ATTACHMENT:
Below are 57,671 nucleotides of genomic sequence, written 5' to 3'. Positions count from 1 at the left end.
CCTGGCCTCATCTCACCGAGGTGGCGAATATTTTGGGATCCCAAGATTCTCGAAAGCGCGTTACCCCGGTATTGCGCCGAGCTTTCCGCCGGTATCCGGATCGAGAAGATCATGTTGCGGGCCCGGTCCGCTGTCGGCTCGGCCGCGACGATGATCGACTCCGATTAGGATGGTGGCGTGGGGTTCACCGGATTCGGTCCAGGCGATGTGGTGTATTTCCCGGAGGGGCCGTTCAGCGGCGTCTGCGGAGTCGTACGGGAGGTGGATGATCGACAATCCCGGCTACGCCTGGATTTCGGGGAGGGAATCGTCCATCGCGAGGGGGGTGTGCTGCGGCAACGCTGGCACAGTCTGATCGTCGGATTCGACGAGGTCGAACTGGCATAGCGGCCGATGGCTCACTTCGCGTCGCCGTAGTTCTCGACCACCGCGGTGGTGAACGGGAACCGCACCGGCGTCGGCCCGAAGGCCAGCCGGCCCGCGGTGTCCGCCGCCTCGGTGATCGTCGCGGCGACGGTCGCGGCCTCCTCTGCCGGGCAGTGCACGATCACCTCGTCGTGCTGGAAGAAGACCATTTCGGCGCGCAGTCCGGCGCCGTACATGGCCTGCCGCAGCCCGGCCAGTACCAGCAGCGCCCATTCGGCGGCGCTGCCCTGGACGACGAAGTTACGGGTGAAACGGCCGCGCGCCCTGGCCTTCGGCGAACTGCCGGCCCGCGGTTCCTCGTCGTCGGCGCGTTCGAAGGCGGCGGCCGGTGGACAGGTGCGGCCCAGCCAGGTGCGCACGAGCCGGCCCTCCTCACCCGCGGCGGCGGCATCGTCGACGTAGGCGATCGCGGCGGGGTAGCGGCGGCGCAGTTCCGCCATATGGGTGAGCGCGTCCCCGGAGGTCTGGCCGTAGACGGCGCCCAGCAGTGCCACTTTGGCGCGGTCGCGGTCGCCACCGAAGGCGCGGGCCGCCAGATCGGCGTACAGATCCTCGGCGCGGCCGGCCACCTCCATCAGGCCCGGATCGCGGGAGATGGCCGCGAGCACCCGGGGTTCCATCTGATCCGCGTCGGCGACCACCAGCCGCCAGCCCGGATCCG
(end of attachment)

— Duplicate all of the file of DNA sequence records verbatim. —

Below are 57,671 nucleotides of genomic sequence, written 5' to 3'. Positions count from 1 at the left end.
CCTGGCCTCATCTCACCGAGGTGGCGAATATTTTGGGATCCCAAGATTCTCGAAAGCGCGTTACCCCGGTATTGCGCCGAGCTTTCCGCCGGTATCCGGATCGAGAAGATCATGTTGCGGGCCCGGTCCGCTGTCGGCTCGGCCGCGACGATGATCGACTCCGATTAGGATGGTGGCGTGGGGTTCACCGGATTCGGTCCAGGCGATGTGGTGTATTTCCCGGAGGGGCCGTTCAGCGGCGTCTGCGGAGTCGTACGGGAGGTGGATGATCGACAATCCCGGCTACGCCTGGATTTCGGGGAGGGAATCGTCCATCGCGAGGGGGGTGTGCTGCGGCAACGCTGGCACAGTCTGATCGTCGGATTCGACGAGGTCGAACTGGCATAGCGGCCGATGGCTCACTTCGCGTCGCCGTAGTTCTCGACCACCGCGGTGGTGAACGGGAACCGCACCGGCGTCGGCCCGAAGGCCAGCCGGCCCGCGGTGTCCGCCGCCTCGGTGATCGTCGCGGCGACGGTCGCGGCCTCCTCTGCCGGGCAGTGCACGATCACCTCGTCGTGCTGGAAGAAGACCATTTCGGCGCGCAGTCCGGCGCCGTACATGGCCTGCCGCAGCCCGGCCAGTACCAGCAGCGCCCATTCGGCGGCGCTGCCCTGGACGACGAAGTTACGGGTGAAACGGCCGCGCGCCCTGGCCTTCGGCGAACTGCCGGCCCGCGGTTCCTCGTCGTCGGCGCGTTCGAAGGCGGCGGCCGGTGGACAGGTGCGGCCCAGCCAGGTGCGCACGAGCCGGCCCTCCTCACCCGCGGCGGCGGCATCGTCGACGTAGGCGATCGCGGCGGGGTAGCGGCGGCGCAGTTCCGCCATATGGGTGAGCGCGTCCCCGGAGGTCTGGCCGTAGACGGCGCCCAGCAGTGCCACTTTGGCGCGGTCGCGGTCGCCACCGAAGGCGCGGGCCGCCAGATCGGCGTACAGATCCTCGGCGCGGCCGGCCACCTCCATCAGGCCCGGATCGCGGGAGATGGCCGCGAGCACCCGGGGTTCCATCTGATCCGCGTCGGCGACCACCAGCCGCCAGCCCGGATCCG